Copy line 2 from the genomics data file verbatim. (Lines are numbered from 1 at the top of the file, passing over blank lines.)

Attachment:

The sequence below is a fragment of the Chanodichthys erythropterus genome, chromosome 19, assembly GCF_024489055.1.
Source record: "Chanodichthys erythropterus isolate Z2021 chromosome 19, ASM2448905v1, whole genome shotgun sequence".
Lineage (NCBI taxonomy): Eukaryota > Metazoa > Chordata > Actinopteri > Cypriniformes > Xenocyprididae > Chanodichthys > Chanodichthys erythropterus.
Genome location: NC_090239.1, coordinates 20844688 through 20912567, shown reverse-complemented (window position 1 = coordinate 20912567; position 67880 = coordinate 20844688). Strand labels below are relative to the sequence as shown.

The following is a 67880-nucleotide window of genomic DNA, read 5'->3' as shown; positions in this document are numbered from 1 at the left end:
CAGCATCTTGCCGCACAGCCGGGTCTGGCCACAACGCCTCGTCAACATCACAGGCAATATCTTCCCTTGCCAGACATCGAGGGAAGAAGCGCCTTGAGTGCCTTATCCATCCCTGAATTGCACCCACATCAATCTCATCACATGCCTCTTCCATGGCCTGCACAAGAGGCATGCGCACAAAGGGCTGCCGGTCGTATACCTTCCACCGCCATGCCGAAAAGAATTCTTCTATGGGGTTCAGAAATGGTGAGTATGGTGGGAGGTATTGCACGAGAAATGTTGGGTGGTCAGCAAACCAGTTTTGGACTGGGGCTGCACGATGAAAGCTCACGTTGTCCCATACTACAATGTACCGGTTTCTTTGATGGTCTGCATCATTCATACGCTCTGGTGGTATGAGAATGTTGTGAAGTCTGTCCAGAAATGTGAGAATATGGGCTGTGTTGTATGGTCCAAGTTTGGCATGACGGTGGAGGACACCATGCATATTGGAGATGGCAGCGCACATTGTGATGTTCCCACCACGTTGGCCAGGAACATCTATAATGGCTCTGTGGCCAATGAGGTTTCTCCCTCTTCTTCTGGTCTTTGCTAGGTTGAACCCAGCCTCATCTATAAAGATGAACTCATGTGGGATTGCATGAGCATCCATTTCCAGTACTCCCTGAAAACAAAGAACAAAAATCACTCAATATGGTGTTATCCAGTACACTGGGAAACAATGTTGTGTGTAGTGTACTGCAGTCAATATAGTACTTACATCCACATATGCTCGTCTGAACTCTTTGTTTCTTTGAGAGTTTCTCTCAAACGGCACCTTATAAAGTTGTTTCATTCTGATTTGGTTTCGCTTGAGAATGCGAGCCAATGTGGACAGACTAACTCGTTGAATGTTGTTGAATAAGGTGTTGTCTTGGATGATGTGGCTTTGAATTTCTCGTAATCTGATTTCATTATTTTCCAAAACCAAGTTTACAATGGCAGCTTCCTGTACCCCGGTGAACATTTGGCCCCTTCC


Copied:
Source record: "Chanodichthys erythropterus isolate Z2021 chromosome 19, ASM2448905v1, whole genome shotgun sequence".